FOR IMMEDIATE RELEASE
March 6, 2014

WINNIPEG – Restaurants Canada and the hospitality industry welcomed government’s commitment to balance the provincial budget by 2016-2017, but are disappointed by the lack of meaningful moves to reduce taxes and increase Manitobans’ discretionary spending power. Restaurant industry growth depends on disposable income, and the government’s own budget document shows food and beverage sales fell in 2013 – a clear result of the PST increase from last year’s budget.

“This budget does little to help Manitoba’s restaurants grow and prosper,” said Dwayne Marling, Restaurant Canada’s Manitoba-Saskatchewan Vice President. “It is frustrating that the government has pre-empted the work of the Labour Management Review Committee by announcing an unknown increase in minimum wage. The issue of bracket creep of taxation rates has also been ignored.”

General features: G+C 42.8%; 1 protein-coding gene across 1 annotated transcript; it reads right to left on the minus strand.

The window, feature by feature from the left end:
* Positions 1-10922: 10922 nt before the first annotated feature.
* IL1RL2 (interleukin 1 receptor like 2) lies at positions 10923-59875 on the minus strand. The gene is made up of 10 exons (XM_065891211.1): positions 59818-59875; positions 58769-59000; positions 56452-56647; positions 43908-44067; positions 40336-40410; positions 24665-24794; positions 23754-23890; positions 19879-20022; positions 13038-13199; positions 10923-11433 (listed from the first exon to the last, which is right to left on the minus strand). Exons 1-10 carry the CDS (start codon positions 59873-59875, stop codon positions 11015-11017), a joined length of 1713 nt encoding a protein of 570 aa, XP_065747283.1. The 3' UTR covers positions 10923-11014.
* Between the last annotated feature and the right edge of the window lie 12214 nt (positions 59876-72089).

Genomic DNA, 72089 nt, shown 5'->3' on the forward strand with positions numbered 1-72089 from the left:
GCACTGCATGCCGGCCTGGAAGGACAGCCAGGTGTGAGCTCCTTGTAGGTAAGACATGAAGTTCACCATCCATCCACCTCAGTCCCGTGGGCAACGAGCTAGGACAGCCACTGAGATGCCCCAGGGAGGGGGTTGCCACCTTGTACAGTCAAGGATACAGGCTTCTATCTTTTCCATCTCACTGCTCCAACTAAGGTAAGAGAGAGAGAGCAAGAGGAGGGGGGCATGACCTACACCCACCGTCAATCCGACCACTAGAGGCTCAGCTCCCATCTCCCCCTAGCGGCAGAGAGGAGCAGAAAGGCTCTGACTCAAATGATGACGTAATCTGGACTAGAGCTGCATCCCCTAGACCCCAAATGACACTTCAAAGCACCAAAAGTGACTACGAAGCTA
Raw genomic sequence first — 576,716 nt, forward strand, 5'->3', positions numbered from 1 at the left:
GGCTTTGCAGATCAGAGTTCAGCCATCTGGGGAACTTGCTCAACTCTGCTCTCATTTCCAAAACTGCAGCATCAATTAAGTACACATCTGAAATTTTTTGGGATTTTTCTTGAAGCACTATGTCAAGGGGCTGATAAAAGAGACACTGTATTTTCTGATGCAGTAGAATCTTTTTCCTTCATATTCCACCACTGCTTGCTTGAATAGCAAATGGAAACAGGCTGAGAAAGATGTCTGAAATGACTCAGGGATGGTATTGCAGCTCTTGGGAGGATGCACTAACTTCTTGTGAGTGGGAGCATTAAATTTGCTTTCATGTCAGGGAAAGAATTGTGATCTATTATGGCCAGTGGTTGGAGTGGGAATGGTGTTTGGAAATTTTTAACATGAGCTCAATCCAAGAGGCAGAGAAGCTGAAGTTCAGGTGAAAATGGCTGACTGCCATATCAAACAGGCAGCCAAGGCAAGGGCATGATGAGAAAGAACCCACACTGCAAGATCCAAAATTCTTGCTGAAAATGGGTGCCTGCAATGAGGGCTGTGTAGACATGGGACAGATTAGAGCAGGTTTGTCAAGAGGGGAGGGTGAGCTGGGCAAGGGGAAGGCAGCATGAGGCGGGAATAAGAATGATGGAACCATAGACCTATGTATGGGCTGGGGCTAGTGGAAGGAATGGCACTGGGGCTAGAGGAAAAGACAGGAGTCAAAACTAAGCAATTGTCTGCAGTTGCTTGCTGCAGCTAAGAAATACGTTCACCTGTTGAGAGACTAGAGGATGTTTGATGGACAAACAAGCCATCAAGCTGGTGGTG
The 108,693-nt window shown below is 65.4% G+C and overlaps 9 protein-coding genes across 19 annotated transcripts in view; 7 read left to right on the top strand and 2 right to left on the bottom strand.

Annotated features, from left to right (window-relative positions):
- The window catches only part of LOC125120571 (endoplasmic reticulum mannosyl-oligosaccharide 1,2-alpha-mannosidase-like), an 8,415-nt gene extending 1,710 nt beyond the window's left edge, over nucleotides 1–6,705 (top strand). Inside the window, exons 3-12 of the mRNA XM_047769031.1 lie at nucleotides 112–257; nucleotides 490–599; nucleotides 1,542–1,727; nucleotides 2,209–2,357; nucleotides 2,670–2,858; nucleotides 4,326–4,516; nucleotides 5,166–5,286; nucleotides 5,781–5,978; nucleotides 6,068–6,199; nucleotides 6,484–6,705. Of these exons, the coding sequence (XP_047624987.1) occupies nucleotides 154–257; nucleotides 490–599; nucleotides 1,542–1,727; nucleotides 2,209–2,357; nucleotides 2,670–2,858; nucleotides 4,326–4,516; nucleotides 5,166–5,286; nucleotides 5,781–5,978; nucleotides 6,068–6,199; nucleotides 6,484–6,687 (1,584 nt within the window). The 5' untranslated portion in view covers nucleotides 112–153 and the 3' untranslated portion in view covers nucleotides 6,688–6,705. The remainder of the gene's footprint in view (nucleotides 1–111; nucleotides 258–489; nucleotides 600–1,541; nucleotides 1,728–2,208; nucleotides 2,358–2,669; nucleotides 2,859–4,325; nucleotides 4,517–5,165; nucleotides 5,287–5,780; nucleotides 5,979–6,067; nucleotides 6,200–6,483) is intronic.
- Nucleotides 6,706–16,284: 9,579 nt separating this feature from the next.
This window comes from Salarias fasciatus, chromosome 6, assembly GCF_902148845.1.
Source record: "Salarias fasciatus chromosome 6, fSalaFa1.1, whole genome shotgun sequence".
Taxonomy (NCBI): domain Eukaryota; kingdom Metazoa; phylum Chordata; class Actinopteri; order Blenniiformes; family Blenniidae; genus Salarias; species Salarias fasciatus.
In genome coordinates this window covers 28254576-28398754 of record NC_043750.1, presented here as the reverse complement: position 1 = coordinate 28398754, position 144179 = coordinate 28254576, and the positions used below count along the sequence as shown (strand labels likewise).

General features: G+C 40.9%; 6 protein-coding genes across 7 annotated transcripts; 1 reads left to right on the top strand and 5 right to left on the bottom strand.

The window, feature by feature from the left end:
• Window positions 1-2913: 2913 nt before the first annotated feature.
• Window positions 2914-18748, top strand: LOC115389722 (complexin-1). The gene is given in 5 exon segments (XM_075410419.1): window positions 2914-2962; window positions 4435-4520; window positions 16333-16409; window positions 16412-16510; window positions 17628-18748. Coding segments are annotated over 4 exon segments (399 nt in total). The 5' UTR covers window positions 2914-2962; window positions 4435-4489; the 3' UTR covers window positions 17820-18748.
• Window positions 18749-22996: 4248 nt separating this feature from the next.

However, Restaurants Canada is pleased to keep working with government to implement the province’s modernized liquor laws, and will continue to push for a simpler, transparent liquor markup and taxation system that offers licensees a wholesale discount. Restaurants Canada is also encouraged by the leadership role this government has taken in committing to the Informed Dining program in Manitoba, and as well as promoting its adoption across the country.

Manitoba’s $2-billion restaurant industry is one of the province’s largest economic and employment sectors. It directly employs more than 43,000 people in communities across Manitoba.

Restaurants Canada (formerly the Canadian Restaurant and Foodservices Association) is a national association comprising 30,000 businesses in every segment of the foodservice industry, including restaurants, bars, caterers, institutions and their suppliers. Through advocacy, research, and member programs and services, Restaurants Canada is dedicated to helping its members in every community grow and prosper.

Canada’s restaurant industry directly employs more than 1.1 million Canadians, contributes $68 billion a year to the Canadian economy, and serves more than 18 million customers every day.

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